It is really nobody's business how people spend their food stamp money. The gov't gives these people a set amount of money per month. If you want to buy more expensive food (kosher, junk food...) go ahead! It just means that you will be getting less food for your money.

Do you all really care so much if these people end up with a little less food? It's not like the gov't is giving them more money to make up for it. Mind your own business!

10

 Jun 14, 2013 at 11:57 AM Anonymous Says:

Reply to #4  
Anonymous Says:

While they're at it, let them follow up the challenge with phase 2: the same budget, only on brand kosher meals.

It was never meant as the sole source of your food. It's called supplemental for a reason. Plus, its a freebie that we are having trouble affording. The new healthcare law is costing us a ton, so therefore we have to cut somewhere...

11

 Jun 14, 2013 at 12:11 PM Anonymous Says:

Reply to #6  
Anonymous Says:

The orinal program forbade foreign made food since it was a program to aid American farmers through increased sales of their products.

As a person on a fixed income I'm shocked at how careless shoppers using these benefits are. Often a larger size of an item is on sale at a better price than the smaller size, but since these shoppers didn't review the circular, they overpaid. And so many pay a premium of 20% or more by shopping at little neighborhood grocers. Frugal shopping could reduce the kosher consumers food bill by at least 25% with no compromise of kashrus.

If they don't spend it wisely they dont get enough food. Then they complain they are "starving" but should we supplement their choices? It's laziness that stops them from shopping around, finding the best deal, comparing prices, coupons... Even with kosher products you can still eat well cheaply. I think we spend about 30 a week per family member besides yomim tovim, maybe a little more for shabbos. But I shop wisely.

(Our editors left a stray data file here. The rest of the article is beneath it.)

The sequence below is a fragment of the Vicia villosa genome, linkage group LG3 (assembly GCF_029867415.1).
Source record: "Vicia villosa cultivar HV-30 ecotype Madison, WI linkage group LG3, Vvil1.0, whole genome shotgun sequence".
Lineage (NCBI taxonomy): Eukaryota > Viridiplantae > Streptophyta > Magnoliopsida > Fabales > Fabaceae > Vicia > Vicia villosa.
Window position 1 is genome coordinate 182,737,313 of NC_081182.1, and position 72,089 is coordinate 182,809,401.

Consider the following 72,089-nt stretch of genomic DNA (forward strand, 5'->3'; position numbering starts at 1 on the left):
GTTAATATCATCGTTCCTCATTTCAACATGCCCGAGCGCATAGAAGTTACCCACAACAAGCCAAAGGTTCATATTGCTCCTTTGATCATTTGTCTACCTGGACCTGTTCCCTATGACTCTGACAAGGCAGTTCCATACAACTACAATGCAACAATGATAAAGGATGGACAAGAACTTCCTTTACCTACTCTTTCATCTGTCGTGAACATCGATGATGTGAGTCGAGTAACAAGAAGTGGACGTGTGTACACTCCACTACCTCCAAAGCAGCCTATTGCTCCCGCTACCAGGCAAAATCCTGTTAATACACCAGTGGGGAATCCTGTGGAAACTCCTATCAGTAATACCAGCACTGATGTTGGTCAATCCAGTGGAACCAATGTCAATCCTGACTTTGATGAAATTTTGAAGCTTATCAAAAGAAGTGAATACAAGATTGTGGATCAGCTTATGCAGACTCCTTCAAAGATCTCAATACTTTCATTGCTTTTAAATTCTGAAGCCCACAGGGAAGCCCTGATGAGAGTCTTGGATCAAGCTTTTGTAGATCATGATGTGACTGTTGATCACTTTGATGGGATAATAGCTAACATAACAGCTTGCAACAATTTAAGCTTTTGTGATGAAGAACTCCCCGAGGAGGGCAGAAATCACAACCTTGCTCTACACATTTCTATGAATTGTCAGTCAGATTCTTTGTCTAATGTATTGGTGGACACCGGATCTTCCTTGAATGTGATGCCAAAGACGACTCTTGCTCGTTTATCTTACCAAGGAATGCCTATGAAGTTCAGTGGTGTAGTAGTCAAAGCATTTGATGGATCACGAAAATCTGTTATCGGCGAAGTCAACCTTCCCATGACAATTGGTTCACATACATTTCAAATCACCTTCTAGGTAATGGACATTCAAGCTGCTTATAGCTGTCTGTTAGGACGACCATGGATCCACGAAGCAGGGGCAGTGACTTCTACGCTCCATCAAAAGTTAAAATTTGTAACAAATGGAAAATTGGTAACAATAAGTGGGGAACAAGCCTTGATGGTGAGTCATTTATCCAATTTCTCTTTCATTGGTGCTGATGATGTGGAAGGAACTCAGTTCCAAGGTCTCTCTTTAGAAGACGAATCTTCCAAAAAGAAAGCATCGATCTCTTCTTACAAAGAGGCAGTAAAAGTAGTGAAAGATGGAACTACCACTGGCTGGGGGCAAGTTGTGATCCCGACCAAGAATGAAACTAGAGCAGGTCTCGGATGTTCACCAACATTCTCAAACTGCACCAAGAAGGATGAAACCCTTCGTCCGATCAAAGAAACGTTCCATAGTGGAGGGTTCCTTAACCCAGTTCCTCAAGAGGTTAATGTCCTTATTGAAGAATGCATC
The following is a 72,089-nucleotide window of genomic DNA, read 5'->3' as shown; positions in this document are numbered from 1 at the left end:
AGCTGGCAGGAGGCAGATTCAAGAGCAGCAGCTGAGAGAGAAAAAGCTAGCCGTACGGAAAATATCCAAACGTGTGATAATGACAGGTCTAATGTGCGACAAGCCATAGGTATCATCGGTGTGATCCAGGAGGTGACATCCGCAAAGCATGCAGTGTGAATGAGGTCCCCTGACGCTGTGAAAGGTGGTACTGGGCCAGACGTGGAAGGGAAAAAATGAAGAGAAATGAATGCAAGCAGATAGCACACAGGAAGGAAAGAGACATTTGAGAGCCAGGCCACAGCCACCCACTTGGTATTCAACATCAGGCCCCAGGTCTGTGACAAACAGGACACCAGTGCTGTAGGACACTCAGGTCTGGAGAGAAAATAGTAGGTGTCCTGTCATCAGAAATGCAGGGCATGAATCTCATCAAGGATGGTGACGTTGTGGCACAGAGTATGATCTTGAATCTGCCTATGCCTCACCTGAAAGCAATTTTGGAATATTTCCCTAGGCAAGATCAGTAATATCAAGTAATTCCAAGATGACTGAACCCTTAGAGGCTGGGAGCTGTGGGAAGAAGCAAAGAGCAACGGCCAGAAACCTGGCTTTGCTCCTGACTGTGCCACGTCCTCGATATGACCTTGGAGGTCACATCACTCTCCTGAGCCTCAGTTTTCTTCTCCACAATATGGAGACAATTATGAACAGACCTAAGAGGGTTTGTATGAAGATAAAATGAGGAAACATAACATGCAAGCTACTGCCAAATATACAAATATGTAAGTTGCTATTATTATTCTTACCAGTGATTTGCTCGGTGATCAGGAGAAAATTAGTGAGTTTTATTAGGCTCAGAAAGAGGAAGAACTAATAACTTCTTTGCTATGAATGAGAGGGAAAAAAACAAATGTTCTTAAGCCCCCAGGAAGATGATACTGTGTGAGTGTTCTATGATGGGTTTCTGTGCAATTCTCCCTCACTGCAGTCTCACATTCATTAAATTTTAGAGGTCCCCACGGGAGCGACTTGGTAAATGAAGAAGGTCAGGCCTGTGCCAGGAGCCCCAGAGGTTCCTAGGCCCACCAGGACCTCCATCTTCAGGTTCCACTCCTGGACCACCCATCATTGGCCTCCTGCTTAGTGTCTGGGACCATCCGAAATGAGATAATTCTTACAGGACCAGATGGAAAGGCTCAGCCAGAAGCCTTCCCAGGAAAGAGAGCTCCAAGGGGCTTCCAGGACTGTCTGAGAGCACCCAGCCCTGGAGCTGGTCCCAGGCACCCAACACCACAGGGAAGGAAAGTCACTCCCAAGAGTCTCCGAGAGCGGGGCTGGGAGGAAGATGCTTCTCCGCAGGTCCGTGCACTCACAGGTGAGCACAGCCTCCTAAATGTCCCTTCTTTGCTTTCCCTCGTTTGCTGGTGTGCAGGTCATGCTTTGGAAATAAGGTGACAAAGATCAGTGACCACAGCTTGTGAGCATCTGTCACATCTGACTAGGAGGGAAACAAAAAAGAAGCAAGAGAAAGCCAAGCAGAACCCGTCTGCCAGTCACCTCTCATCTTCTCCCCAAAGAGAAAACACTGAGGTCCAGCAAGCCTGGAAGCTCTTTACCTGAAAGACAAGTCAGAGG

I have a hard time watching people in line who use SNAP (or other welfare to pay for food...) who buy chips, soda, fancy meats and steak, and other things I could never afford...

12

 Jun 14, 2013 at 03:43 PM Anonymous Says:

Reply to #9  
Lollipop05 Says:

It is really nobody's business how people spend their food stamp money. The gov't gives these people a set amount of money per month. If you want to buy more expensive food (kosher, junk food...) go ahead! It just means that you will be getting less food for your money.

Do you all really care so much if these people end up with a little less food? It's not like the gov't is giving them more money to make up for it. Mind your own business!

Actually it is our business. The government doesn't "give" anything. The government redistributes my tax dollars to other people to buy food. The redistribution is designed to help the truly poor who might otherwise be malnourished, not to supplement their lifestyles or provide junk food which will require more of my tax dollars to pay for their future medical bills. If these people were using their own money to stock up on garbage I would be happy to mind my own business. But so long as they are using my money to buy this garbage, I should have input on how that money is spent. Sorry.

13

 Jun 15, 2013 at 08:28 PM I_Am_Me Says:

Reply to #7  
Avi Says:

If someone else is paying for that burger... yes. Your right to choose the food you eat ends at my pocketbook,

One thing one should never compromise on is religion (any of them) or in this case hechsher, no matter who's paying!

14

 Jun 15, 2013 at 08:32 PM I_Am_Me Says:

Reply to #8  
apalled Says:

Anonymous said;
Are you implying that one is required to drop personal/ religious standards just because it has become too difficult to afford food?
No, I am saying don't spend government taxpayer money on nosh. And specifically, frum nosh brands which seem to be overpriced. Most of us over 35 grew up with much less nosh.

That's not what the first post seemed to be saying, on the revamped one (this one) you're right, no one needs junk food whether I pay for it or they themselves pay for it.

15

 Jun 15, 2013 at 08:39 PM I_Am_Me Says:

Reply to #12  
Anonymous Says:

Actually it is our business. The government doesn't "give" anything. The government redistributes my tax dollars to other people to buy food. The redistribution is designed to help the truly poor who might otherwise be malnourished, not to supplement their lifestyles or provide junk food which will require more of my tax dollars to pay for their future medical bills. If these people were using their own money to stock up on garbage I would be happy to mind my own business. But so long as they are using my money to buy this garbage, I should have input on how that money is spent. Sorry.

Just a little FYI, no matter what you would be paying taxes & it would be going into someone else's pocket government officials (ie the rich guys) or a family of 12 (ie the poor guys)

16